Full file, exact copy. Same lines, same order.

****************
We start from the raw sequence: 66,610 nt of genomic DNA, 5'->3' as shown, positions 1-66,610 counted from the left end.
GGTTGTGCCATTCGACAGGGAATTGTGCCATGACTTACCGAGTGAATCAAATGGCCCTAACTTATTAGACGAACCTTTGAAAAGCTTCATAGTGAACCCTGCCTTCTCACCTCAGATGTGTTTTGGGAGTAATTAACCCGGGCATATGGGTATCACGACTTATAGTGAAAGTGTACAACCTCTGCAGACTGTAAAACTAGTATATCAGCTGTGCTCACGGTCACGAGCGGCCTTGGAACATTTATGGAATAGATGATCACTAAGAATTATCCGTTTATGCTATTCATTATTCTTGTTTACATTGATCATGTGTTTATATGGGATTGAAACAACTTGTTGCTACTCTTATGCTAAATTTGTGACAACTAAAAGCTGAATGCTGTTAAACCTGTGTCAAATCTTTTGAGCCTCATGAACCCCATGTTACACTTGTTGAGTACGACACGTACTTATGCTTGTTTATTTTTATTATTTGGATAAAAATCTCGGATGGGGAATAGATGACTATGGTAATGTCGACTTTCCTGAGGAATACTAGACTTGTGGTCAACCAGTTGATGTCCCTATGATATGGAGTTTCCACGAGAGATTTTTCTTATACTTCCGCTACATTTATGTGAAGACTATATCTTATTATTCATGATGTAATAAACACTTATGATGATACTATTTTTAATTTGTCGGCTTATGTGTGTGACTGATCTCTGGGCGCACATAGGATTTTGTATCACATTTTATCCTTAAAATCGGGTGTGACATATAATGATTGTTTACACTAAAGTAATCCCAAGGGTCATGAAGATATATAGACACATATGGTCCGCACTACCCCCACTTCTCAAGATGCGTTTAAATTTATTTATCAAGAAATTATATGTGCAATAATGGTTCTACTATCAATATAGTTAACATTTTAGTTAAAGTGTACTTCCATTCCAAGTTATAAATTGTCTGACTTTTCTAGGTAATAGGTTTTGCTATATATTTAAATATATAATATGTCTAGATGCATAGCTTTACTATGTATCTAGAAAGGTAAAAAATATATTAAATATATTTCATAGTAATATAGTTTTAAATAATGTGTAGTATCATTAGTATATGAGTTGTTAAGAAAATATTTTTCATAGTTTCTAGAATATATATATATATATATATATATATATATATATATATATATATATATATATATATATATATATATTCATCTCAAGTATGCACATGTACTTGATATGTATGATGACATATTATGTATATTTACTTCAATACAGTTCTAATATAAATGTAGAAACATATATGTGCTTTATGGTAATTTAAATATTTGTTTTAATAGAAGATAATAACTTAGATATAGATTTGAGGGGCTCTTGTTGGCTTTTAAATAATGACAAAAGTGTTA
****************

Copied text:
We start from the raw sequence: 66,610 nt of genomic DNA, 5'->3' as shown, positions 1-66,610 counted from the left end.
GGTTGTGCCATTCGACAGGGAATTGTGCCATGACTTACCGAGTGAATCAAATGGCCCTAACTTATTAGACGAACCTTTGAAAAGCTTCATAGTGAACCCTGCCTTCTCACCTCAGATGTGTTTTGGGAGTAATTAACCCGGGCATATGGGTATCACGACTTATAGTGAAAGTGTACAACCTCTGCAGACTGTAAAACTAGTATATCAGCTGTGCTCACGGTCACGAGCGGCCTTGGAACATTTATGGAATAGATGATCACTAAGAATTATCCGTTTATGCTATTCATTATTCTTGTTTACATTGATCATGTGTTTATATGGGATTGAAACAACTTGTTGCTACTCTTATGCTAAATTTGTGACAACTAAAAGCTGAATGCTGTTAAACCTGTGTCAAATCTTTTGAGCCTCATGAACCCCATGTTACACTTGTTGAGTACGACACGTACTTATGCTTGTTTATTTTTATTATTTGGATAAAAATCTCGGATGGGGAATAGATGACTATGGTAATGTCGACTTTCCTGAGGAATACTAGACTTGTGGTCAACCAGTTGATGTCCCTATGATATGGAGTTTCCACGAGAGATTTTTCTTATACTTCCGCTACATTTATGTGAAGACTATATCTTATTATTCATGATGTAATAAACACTTATGATGATACTATTTTTAATTTGTCGGCTTATGTGTGTGACTGATCTCTGGGCGCACATAGGATTTTGTATCACATTTTATCCTTAAAATCGGGTGTGACATATAATGATTGTTTACACTAAAGTAATCCCAAGGGTCATGAAGATATATAGACACATATGGTCCGCACTACCCCCACTTCTCAAGATGCGTTTAAATTTATTTATCAAGAAATTATATGTGCAATAATGGTTCTACTATCAATATAGTTAACATTTTAGTTAAAGTGTACTTCCATTCCAAGTTATAAATTGTCTGACTTTTCTAGGTAATAGGTTTTGCTATATATTTAAATATATAATATGTCTAGATGCATAGCTTTACTATGTATCTAGAAAGGTAAAAAATATATTAAATATATTTCATAGTAATATAGTTTTAAATAATGTGTAGTATCATTAGTATATGAGTTGTTAAGAAAATATTTTTCATAGTTTCTAGAATATATATATATATATATATATATATATATATATATATATATATATATATATATATATATATATATTCATCTCAAGTATGCACATGTACTTGATATGTATGATGACATATTATGTATATTTACTTCAATACAGTTCTAATATAAATGTAGAAACATATATGTGCTTTATGGTAATTTAAATATTTGTTTTAATAGAAGATAATAACTTAGATATAGATTTGAGGGGCTCTTGTTGGCTTTTAAATAATGACAAAAGTGTTA